Upgrading Sub Panel for Attached Garage

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Old 06-25-13, 01:29 PM
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Upgrading Sub Panel for Attached Garage

My garage sub panel doesn't have room to expand, and I am looking at installing some dedicated 240 equipment in my garage (air compressor & electric oven).

I purchased a Siemens 100 amp, 20 space, 20 circuit panel to use replace the existing sub panel in my garage. The physical work to replace the panel is not what I'm concerned about. I wanted some help in determining the load so I can make sure that I have the right sized breaker on my main panel & the correct wire to run to the panel.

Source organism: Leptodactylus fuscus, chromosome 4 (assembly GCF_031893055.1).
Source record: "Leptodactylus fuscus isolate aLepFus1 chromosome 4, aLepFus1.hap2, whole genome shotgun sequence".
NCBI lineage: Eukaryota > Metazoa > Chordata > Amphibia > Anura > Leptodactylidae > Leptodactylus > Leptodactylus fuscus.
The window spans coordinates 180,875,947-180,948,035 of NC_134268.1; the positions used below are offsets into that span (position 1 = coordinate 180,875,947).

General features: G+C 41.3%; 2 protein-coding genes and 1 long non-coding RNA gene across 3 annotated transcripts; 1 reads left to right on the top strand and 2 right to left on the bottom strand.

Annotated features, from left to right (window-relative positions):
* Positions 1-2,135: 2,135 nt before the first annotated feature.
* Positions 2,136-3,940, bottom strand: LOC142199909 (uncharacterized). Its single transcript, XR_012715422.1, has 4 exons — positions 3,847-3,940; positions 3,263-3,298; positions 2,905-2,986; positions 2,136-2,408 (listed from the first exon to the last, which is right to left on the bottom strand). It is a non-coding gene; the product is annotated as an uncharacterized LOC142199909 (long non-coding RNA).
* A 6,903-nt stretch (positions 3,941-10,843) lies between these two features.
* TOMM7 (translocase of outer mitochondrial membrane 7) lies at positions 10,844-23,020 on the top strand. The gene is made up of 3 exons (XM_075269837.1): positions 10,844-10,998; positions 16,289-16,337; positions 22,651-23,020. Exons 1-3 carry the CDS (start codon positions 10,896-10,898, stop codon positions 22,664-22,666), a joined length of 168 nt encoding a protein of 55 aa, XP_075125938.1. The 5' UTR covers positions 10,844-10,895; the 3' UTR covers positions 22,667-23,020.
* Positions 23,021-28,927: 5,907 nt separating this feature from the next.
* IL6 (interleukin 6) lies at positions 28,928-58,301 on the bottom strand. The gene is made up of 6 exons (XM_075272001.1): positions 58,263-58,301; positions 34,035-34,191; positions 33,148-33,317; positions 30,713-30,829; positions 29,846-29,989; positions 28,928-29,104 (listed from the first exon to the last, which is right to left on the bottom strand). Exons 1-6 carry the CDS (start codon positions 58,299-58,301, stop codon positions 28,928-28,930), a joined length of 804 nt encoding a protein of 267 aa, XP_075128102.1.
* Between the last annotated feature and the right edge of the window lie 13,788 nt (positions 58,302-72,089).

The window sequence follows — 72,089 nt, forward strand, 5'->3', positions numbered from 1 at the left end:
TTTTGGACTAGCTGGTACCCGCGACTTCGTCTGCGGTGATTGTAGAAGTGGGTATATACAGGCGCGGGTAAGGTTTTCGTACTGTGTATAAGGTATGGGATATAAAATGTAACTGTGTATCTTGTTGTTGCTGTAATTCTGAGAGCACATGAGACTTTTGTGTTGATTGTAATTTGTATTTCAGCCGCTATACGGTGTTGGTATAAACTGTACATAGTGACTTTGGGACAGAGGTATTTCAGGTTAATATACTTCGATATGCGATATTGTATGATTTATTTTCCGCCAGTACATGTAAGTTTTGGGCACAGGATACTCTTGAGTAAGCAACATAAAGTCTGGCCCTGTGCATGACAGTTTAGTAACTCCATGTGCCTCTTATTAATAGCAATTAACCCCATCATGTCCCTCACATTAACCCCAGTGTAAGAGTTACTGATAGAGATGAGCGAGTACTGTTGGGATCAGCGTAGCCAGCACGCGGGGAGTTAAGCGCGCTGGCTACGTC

The existing sub panel is on a 40 amp breaker in my main panel. It has 5 circuits currently. One lighting circuit, a separate circuit for outdoor lights, one circuit marked as a freezer circuit, and I believe the remaining two are general receptacle circuits. (going off memory right now).

I am looking to add a 240V air compressor (rated at 15A) as well as an electric kitchen range to the garage. The garage also does not have enough receptacles. There are walls in the garage that do not have any outlets on them at all, and the walls that have outlets often have only 1 outlet. And my garage is 16' wide x 50' deep with a dividing wall in the middle (2 spaces that are 16'x25' each).

For sure, I want to add the extra receptacle circuits to the garage sub panel. My intent was to also add the electric range & air compressor circuits to the sub panel as well. I guess that all depends on my load calculations though.